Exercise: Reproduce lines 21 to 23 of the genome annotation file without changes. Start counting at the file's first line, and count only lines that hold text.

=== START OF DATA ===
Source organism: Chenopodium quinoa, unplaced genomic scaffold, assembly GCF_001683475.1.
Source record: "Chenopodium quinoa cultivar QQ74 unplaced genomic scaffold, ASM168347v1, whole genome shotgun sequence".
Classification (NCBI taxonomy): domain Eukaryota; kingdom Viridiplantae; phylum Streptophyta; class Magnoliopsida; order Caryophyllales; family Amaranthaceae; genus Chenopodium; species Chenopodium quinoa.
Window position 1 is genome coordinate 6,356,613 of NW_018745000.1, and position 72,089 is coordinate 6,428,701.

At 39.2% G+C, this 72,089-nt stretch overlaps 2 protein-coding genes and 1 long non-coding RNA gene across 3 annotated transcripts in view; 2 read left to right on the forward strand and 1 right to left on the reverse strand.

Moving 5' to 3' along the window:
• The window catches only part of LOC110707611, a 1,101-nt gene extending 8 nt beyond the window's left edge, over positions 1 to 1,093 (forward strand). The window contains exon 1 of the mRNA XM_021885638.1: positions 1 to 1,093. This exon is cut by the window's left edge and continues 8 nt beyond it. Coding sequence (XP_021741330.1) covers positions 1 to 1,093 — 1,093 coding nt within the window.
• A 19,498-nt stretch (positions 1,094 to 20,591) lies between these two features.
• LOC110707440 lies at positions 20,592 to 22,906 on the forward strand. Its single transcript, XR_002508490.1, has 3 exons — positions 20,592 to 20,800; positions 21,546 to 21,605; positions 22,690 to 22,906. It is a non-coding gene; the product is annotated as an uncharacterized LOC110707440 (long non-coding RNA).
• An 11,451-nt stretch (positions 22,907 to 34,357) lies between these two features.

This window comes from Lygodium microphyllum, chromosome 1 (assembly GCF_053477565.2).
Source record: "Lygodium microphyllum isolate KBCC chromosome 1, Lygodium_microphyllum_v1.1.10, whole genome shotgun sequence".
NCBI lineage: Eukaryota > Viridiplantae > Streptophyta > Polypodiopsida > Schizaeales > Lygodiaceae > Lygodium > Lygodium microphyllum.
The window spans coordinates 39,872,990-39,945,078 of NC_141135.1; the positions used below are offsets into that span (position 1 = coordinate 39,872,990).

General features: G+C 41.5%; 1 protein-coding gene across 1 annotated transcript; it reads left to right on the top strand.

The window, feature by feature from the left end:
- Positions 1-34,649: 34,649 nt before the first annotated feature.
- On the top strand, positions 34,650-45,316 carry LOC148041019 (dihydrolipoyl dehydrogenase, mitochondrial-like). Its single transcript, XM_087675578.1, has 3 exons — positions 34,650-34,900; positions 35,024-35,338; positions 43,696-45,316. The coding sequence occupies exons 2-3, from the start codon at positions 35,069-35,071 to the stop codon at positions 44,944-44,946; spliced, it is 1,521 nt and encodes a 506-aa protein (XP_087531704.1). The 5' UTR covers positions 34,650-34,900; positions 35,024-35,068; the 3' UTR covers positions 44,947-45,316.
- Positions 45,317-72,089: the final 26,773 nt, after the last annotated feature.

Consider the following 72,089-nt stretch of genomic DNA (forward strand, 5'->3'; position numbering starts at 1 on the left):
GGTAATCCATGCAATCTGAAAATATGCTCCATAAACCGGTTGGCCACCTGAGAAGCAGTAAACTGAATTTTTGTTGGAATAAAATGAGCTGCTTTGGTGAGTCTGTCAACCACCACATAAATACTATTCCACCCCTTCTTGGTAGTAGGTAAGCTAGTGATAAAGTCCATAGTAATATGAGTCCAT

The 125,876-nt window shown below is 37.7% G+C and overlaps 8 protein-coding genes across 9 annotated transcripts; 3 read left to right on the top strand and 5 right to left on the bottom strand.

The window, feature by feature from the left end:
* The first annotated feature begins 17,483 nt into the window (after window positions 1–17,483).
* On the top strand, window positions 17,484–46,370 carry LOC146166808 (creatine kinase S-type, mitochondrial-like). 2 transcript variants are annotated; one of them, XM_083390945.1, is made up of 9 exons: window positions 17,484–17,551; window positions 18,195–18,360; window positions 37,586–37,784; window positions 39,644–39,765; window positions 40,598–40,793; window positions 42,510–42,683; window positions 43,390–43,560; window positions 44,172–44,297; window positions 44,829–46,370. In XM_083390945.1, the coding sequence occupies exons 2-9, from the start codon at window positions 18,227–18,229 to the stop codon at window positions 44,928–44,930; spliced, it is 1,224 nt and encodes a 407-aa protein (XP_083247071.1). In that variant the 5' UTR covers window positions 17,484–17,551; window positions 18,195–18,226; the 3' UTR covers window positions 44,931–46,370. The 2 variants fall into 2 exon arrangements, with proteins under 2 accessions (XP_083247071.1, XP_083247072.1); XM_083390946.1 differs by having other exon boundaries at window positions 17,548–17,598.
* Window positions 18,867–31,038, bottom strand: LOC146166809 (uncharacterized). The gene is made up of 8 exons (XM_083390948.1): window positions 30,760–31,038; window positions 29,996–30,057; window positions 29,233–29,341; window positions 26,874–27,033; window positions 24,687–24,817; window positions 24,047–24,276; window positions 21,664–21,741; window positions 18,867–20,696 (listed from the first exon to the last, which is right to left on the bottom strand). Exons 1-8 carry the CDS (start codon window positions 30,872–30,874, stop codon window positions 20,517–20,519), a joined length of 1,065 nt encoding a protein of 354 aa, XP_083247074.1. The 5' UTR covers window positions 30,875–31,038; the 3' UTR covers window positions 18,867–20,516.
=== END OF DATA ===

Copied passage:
GGTAATCCATGCAATCTGAAAATATGCTCCATAAACCGGTTGGCCACCTGAGAAGCAGTAAACTGAATTTTTGTTGGAATAAAATGAGCTGCTTTGGTGAGTCTGTCAACCACCACATAAATACTATTCCACCCCTTCTTGGTAGTAGGTAAGCTAGTGATAAAGTCCATAGTAATATGAGTCCAT

The 125,876-nt window shown below is 37.7% G+C and overlaps 8 protein-coding genes across 9 annotated transcripts; 3 read left to right on the top strand and 5 right to left on the bottom strand.

The window, feature by feature from the left end: